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(Reference retrieved automatically from Web of Science through information on FAPESP grant and its corresponding number as mentioned in the publication by the authors.)

Sulfasalazine intensifies temozolomide cytotoxicity in human glioblastoma cells

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Author(s):
Ignarro, Raffaela Silvestre [1] ; Facchini, Gustavo [1] ; Vieira, Andre Schwambach [2] ; De Melo, Daniela Rodrigues [3] ; Lopes-Cendes, Iscia [2] ; Castilho, Roger Frigerio [3] ; Rogerio, Fabio [1]
Total Authors: 7
Affiliation:
[1] State Univ Campinas UNICAMP, Dept Anat Pathol, Fac Med Sci, Av Tessalia Vieira De Camargo 126, BR-13083887 Campinas, SP - Brazil
[2] State Univ Campinas UNICAMP, Dept Med Genet, Fac Med Sci, Av Tessalia Vieira De Camargo 126, BR-13083887 Campinas, SP - Brazil
[3] State Univ Campinas UNICAMP, Dept Clin Pathol, Fac Med Sci, Av Tessalia Vieira De Camargo 126, BR-13083887 Campinas, SP - Brazil
Total Affiliations: 3
Document type: Journal article
Source: Molecular and Cellular Biochemistry; v. 418, n. 1-2, p. 167-178, JUL 2016.
Web of Science Citations: 6
Abstract

Temozolomide (TMZ) is an alkylating agent used to treat glioblastoma. This tumor type synthesizes the antioxidant glutathione through system X (c) (-) , which is inhibited by sulfasalazine (SAS). We exposed A172 and T98G human glioblastoma cells to a presumably clinically relevant concentration of TMZ (25 A mu M) and/or 0.5 mM SAS for 1, 3, or 5 days and assessed cell viability. For both cell lines, TMZ alone did not alter viability at any time point, while the coadministration of TMZ and SAS significantly reduced cell viability after 5 days. The drug combination exerted a synergistic effect on A172 cells after 3 and 5 days. Therefore, this particular lineage was subjected to complementary analyses on the genetic (transcriptome) and functional (glutathione and proliferating cell nuclear antigen (PCNA) protein) levels. Cellular pathways containing differentially expressed genes related to the cell cycle were modified by TMZ alone. On the other hand, SAS regulated pathways associated with glutathione metabolism and synthesis, irrespective of TMZ. Moreover, SAS, but not TMZ, depleted the total glutathione level. Compared with the vehicle-treated cells, the level of PCNA protein was lower in cells treated with TMZ alone or in combination with SAS. In conclusion, our data showed that the association of TMZ and SAS is cytotoxic to T98G and A172 cells, thus providing useful insights for improving TMZ clinical efficacy through testing this novel drug combination. Moreover, the present study not only reports original information on differential gene expression in glioblastoma cells exposed to TMZ and/or SAS but also describes an antiproliferative effect of TMZ, which has not yet been observed in A172 cells. (AU)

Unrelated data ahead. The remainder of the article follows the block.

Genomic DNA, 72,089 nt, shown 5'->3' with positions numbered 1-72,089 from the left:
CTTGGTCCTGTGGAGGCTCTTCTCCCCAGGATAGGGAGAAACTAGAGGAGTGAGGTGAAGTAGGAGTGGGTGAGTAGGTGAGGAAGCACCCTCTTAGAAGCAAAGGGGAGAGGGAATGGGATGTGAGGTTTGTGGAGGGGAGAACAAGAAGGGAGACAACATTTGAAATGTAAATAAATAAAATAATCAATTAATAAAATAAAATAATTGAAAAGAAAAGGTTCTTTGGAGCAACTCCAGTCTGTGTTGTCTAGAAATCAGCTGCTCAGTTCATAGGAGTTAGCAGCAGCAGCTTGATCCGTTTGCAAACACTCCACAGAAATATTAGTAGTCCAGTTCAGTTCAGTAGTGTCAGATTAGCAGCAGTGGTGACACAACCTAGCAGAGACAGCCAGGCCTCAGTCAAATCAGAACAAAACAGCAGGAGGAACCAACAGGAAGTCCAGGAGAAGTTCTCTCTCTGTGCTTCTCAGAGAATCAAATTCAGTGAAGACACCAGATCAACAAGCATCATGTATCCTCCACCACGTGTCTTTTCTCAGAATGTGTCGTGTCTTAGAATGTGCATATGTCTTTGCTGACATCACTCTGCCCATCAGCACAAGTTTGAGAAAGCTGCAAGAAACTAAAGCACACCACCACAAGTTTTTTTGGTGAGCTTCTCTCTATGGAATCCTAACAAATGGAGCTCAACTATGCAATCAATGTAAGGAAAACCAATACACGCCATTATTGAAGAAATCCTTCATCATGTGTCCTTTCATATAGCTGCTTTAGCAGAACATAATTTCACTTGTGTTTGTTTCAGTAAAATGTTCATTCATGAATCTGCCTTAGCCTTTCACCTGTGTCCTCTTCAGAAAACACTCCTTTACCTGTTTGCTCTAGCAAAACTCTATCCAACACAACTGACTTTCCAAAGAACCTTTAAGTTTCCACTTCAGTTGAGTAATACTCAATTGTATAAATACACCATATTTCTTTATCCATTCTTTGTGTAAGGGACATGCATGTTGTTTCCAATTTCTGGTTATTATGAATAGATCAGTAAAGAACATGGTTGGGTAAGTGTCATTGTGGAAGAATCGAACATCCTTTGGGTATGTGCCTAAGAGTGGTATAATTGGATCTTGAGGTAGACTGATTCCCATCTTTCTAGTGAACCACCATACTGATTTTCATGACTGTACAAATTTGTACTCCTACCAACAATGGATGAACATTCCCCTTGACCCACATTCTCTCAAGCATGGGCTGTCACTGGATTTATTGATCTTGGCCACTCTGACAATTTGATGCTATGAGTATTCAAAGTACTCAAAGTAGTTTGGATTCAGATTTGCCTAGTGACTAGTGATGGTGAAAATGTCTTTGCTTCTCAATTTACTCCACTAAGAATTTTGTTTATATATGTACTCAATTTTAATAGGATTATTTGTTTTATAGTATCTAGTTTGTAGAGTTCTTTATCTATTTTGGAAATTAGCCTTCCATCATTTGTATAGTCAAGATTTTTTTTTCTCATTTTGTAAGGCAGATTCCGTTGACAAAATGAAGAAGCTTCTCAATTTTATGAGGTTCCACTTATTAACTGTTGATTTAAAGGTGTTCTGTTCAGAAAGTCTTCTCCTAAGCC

FAPESP's process: 13/07559-3 - BRAINN - The Brazilian Institute of Neuroscience and Neurotechnology
Grantee:Fernando Cendes
Support type: Research Grants - Research, Innovation and Dissemination Centers - RIDC
FAPESP's process: 11/50400-0 - Mitochondrial energy metabolism, redox state and functionality in cell death and cardiometabolic and neurodegenerative disorders
Grantee:Aníbal Eugênio Vercesi
Support type: Research Projects - Thematic Grants
FAPESP's process: 13/02618-1 - Analysis of the oxidative stress induced by sulfasalazine associated with temozolomide in human and rat glioma cells
Grantee:Fábio Rogério
Support type: Regular Research Grants